• eskbankereskbanker Forumite
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    Sandra97 said:
    Have savings and these are now at risk of incurring tax so I need to do something.
    Just to pick up on this comment, the logic is flawed if you're considering investing because you'd be paying tax on savings interest.

    On the other hand, investing is likely to be appropriate to protect money from inflation over the next ten years, so you're probably doing the right thing, but for a different reason!
  • AlbermarleAlbermarle Forumite
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     I get stocks and shares ISA is where you put money then within that wrapper you have a platform and from what I understand it's up to me whatever I want to do within that wrapper,

    Nearly right  :)

    Typically you will have an investment platform that allows you to buy , sell and hold the investments they offer .

    You can buy these investments outside an ISA, or inside a S&S ISA wrapper that the platform will operate/offer for you .

    Outside an ISA there are no limits on how much you can invest but you may have to pay tax on gains and dividends. Inside an ISA there will be no tax to pay buy you are limited to £20K per tax year of new contributions .

    Regarding what is long term . I think most people would consider 10 years long term but in some circumstances it is better to look further ahead ( pension planning etc ) However the more important  point made is that you will be investing through most of the ten years, so some of the investments may only be 3 or 4 years old. This is an interesting graph that shows historically/on average ,  the chance of losing money over various time periods 

    Long-term investing: Increasing your chances of positive returns (nutmeg.com)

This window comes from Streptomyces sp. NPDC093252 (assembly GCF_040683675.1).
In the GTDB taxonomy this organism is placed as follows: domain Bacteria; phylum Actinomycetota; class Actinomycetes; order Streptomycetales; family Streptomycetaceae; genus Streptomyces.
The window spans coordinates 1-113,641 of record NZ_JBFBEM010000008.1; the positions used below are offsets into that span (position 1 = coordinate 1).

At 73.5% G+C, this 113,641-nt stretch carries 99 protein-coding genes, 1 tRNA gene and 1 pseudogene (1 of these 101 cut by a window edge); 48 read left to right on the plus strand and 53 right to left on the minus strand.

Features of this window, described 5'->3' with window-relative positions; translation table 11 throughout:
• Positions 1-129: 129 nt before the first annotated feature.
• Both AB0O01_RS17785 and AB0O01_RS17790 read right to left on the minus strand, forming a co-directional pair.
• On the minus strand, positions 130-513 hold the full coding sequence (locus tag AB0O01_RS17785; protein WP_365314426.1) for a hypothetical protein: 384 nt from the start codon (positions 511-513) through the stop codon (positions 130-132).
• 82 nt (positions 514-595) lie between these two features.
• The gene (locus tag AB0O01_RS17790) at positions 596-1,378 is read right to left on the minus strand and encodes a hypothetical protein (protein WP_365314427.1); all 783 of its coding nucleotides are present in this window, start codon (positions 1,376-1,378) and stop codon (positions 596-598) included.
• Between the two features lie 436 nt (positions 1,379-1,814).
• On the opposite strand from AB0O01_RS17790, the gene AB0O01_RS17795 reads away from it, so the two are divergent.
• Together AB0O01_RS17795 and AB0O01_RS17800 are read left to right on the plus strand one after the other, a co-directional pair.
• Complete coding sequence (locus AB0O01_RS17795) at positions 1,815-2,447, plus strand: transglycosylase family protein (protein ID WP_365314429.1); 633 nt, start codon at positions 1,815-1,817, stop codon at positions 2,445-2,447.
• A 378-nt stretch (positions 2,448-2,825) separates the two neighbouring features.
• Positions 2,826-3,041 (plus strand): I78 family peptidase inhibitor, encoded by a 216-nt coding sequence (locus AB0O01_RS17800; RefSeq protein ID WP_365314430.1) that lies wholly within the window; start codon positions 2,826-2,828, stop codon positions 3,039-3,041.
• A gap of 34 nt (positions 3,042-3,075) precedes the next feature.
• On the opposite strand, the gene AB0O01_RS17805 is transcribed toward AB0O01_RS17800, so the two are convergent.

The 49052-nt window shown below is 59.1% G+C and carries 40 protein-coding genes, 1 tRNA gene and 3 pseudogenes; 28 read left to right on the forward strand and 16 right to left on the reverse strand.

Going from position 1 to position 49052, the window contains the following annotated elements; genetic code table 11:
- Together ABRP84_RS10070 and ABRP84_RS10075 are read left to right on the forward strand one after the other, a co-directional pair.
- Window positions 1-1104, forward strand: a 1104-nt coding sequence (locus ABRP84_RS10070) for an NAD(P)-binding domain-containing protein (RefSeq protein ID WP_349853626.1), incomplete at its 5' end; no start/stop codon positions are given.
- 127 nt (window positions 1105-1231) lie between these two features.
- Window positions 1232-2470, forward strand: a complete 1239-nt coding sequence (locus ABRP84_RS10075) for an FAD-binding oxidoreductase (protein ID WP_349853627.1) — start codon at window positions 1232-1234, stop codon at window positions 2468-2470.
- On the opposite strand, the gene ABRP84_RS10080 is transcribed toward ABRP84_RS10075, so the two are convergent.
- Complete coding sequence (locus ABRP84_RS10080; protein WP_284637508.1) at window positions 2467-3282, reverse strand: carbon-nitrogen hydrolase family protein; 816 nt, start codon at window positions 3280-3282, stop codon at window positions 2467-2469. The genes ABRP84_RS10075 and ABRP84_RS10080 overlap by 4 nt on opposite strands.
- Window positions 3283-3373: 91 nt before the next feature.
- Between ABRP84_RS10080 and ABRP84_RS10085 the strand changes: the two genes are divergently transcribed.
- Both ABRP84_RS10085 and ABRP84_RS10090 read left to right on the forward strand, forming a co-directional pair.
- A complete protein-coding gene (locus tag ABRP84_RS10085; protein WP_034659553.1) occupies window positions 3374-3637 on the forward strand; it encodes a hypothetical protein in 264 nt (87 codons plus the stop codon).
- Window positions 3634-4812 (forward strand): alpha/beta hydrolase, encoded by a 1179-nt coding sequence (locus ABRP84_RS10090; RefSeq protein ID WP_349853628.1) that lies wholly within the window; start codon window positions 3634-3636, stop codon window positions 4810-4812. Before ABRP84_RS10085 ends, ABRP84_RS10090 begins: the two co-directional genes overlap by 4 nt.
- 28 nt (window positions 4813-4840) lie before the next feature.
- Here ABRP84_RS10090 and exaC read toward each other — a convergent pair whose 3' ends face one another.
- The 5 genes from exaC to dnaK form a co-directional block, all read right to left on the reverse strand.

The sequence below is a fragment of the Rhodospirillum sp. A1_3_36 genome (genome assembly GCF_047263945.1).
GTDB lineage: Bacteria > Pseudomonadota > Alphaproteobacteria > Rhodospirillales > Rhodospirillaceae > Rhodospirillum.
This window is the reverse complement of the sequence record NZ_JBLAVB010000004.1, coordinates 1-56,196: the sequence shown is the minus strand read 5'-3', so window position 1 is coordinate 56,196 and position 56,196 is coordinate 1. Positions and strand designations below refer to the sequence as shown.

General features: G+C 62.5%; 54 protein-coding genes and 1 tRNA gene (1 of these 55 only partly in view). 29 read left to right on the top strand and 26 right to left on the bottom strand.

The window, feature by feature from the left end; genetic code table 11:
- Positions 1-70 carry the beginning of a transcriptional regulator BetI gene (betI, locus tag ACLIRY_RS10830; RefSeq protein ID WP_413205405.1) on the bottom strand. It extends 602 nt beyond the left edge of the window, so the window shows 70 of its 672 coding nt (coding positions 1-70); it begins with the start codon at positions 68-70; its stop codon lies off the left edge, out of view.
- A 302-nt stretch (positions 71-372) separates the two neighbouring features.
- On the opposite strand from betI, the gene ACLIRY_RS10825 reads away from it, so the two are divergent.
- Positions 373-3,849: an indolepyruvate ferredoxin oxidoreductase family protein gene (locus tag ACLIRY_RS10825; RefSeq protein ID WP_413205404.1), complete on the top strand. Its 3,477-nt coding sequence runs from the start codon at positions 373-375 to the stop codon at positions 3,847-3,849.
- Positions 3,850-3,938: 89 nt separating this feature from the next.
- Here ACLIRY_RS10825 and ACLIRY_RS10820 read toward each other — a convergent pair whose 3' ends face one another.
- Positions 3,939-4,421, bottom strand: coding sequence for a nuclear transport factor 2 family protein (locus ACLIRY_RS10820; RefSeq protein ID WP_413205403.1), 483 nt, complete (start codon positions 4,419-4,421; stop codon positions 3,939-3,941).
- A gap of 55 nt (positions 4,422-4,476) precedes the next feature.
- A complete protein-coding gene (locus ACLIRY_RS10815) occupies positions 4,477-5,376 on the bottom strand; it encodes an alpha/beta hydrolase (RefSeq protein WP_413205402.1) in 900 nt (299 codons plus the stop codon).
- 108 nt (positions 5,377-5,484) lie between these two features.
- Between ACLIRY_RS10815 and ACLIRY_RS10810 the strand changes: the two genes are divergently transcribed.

• tebbinstebbins Forumite
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    Sandra97 said:
    Good feedback thanks so far I'm just trying to digest it. @Albermarle thanks, you've mentioned being potentially pedantic - I'll be honest I'm not sure I really understand what you're trying to describe to me. I get stocks and shares ISA is where you put money then within that wrapper you have a platform and from what I understand it's up to me whatever I want to do within that wrapper, I really am new to this world and trying to understand it fully before venturing out.

    It's been mentioned a global unmanaged fund but could someone explain how this is less risky or similar risk to a managed spread? As a newbie a managed spread seems to make much more sense to me but again I'm totally open to feedback.
    Also what do you mean by a managed spread? There is such a term as "spread betting" which is a gambling term but I can't find the term "managed spread" on Investopedia, if it's not there it's likely not a term people use.
  • Sandra97Sandra97 Forumite
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    @tebbins I'm looking for an investment which will automatically invest in a range of things for diversification such as some stocks, bonds, cash etc. to reduce risk does that help? My terminology isn't perfect sorry as I mentioned right at the start this is new to me and I'm learning.